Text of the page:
Worse, it’s not clear what benefit this class would provide. While ASBM are the by far the most dangerous threat facing surface ships, but they are not alone. US and allied forces in anti-access/area-denial environments face many threats beyond ballistic missiles, including cruise missiles, enemy aircraft, and for naval forces, submarines and mines; building a dedicated ABM ship is investing in an expensive class that cannot contribute to combating these threats. More troubling, as opponents of ballistic missile defense have noted for decades, ballistic missile defense is hard. BMD systems has performed poorly in combat — though admittedly modern systems have not had the dubious opportunity to prove their worth in wartime — and when successful in tests do so under carefully controlled conditions. If China really did want to sink a US supercarrier, they throw every anti-access weapons system they have against it: an attack by multiple ASBM warheads using decoys and jamming to degrade US countermeasures, combined with simultaneous cruise missile launches to overwhelm and distract defenders. This gets at the core problem with BMD: it will always be easier for an attacker to simply launch more missiles than the system can deal with. ASBM systems are difficult to build — it is not clear when China’s DF-21D will be an operational system — but are not particularly expensive by unit cost, and will certainly become both more common and proliferated in the future. It’s not clear if investing limited resources in a dedicated ship class is a good idea if an ABM ship would not actually be able to perform it’s mission, especially since fleet ballistic missile defense is not the “limited, unsophisticated strike” modern BMD advocates typically argue their systems are capable of defeating.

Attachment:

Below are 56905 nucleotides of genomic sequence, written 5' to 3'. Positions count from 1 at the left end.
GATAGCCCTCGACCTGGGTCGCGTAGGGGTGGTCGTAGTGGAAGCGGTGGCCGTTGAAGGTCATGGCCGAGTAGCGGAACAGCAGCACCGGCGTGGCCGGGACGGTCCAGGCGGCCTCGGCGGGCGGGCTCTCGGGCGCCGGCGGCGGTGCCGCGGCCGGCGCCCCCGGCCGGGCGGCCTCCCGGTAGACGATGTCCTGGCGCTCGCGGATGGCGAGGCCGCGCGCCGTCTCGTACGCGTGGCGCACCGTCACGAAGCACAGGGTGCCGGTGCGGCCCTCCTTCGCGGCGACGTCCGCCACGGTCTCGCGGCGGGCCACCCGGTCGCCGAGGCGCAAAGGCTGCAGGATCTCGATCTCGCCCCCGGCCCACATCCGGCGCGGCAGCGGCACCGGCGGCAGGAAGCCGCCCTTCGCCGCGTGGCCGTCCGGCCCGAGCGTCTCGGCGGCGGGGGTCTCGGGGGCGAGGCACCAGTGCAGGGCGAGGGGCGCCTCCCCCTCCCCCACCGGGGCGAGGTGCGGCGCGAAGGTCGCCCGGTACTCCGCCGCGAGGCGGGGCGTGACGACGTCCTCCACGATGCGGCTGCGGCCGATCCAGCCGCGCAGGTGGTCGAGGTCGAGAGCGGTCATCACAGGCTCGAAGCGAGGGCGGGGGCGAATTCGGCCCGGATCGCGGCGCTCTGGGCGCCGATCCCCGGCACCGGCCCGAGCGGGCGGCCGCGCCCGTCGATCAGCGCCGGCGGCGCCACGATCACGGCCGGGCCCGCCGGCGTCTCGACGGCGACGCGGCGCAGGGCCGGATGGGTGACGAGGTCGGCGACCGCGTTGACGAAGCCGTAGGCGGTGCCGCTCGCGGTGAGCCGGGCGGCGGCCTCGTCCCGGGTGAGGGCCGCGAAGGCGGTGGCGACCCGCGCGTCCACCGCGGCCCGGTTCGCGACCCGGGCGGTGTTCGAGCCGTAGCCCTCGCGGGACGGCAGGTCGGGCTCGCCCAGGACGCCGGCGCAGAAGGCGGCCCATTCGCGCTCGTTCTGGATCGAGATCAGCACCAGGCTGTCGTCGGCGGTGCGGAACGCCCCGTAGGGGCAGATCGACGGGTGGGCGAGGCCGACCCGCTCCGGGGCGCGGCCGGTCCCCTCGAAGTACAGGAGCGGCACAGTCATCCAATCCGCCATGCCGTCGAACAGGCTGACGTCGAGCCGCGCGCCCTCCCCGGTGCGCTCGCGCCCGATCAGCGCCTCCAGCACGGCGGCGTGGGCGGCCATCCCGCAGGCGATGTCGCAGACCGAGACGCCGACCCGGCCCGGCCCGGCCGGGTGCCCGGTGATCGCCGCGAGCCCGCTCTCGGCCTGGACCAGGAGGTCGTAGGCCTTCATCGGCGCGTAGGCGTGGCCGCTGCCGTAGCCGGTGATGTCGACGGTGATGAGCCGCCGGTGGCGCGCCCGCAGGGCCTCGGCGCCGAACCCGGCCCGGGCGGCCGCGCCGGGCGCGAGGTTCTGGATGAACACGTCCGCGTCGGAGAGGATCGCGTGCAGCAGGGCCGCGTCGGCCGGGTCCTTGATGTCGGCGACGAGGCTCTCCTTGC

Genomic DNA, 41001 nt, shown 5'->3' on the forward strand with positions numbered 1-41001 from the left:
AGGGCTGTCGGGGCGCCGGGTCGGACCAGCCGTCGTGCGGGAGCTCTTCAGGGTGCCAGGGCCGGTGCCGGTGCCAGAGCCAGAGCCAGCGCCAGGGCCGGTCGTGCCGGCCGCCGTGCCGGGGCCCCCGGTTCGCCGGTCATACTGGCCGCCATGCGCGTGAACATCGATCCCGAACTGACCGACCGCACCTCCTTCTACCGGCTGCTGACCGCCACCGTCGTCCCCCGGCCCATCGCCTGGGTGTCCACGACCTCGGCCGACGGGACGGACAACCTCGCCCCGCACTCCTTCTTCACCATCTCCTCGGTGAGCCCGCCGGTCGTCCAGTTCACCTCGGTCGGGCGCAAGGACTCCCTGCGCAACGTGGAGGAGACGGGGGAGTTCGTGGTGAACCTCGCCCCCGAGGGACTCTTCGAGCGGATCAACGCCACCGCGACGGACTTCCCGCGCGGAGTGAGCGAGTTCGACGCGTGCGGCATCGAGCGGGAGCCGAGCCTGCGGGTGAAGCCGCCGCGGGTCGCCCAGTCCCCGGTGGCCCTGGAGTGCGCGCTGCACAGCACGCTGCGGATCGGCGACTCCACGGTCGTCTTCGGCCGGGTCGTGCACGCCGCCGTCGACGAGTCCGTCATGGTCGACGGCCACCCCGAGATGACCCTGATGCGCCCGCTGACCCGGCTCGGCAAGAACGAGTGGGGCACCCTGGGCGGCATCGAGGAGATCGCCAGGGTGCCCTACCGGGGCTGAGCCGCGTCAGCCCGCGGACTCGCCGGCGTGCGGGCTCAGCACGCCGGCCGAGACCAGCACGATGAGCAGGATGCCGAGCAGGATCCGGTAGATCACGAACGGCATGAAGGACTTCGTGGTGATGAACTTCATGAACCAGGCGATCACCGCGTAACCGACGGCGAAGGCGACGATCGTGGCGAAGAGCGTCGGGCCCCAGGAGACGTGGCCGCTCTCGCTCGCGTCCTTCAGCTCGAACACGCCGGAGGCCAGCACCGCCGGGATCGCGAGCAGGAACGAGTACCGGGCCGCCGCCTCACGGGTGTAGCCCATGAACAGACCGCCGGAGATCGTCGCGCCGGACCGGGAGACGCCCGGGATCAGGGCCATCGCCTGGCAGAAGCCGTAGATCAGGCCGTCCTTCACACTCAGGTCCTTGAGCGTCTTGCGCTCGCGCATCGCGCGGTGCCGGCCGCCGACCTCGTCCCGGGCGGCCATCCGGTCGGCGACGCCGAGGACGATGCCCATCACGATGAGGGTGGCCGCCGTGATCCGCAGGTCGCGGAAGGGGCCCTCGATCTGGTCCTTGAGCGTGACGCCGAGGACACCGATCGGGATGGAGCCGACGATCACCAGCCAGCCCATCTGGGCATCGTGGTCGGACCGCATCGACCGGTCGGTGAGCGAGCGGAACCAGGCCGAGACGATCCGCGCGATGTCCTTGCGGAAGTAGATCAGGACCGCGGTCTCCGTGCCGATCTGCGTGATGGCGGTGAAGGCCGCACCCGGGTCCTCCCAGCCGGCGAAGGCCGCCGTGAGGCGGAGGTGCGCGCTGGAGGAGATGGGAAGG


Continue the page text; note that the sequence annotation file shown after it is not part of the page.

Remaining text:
Of course if successful a dedicated ABM class would have real benefits. Notably, the ability to reliably to defeat intermediate range ballistic missiles in their terminal phase would allow the Navy to defend itself in a Western Pacific war without targeting missile launch sites in China. This is a core problem with the AirSea Battle concept: hitting missile launchers in China carries a dramatic potential to escalate a previously maritime conflict. Just as the British refrained from striking the Argentine mainland during the Falklands conflict, so should the US avoid potentially escalatory mainland strikes in a future war. Effective and reliable navla ABM ability could allow this. But this is a huge if, and it is very unclear if this uncertainty justifies an expensive new ship class.

Dreams of a Comforting Future

By Taylor Marvin

At Ordinary Gentlemen, Nob Akimoto admirably strives to create a theoretical case for Mitt Romney’s proposed foreign policy, one that rests on the belief that the US must continue to exert hegemony over as much of the world as possible:

“The United States and its interests are most secure when it has a preponderance of military power. In short: a unipolar world is the safest world. US foreign policy in turn should be about the maintenance of unipolarity as much as possible.”

This argument is nearly identical to one offered in the foreign policy section of the Romney campaign website:

“When America is strong, the world is safer. It is only American power—conceived in the broadest terms—that can provide the foundation for an international system that ensures the security and prosperity of the United States and our friends and allies.”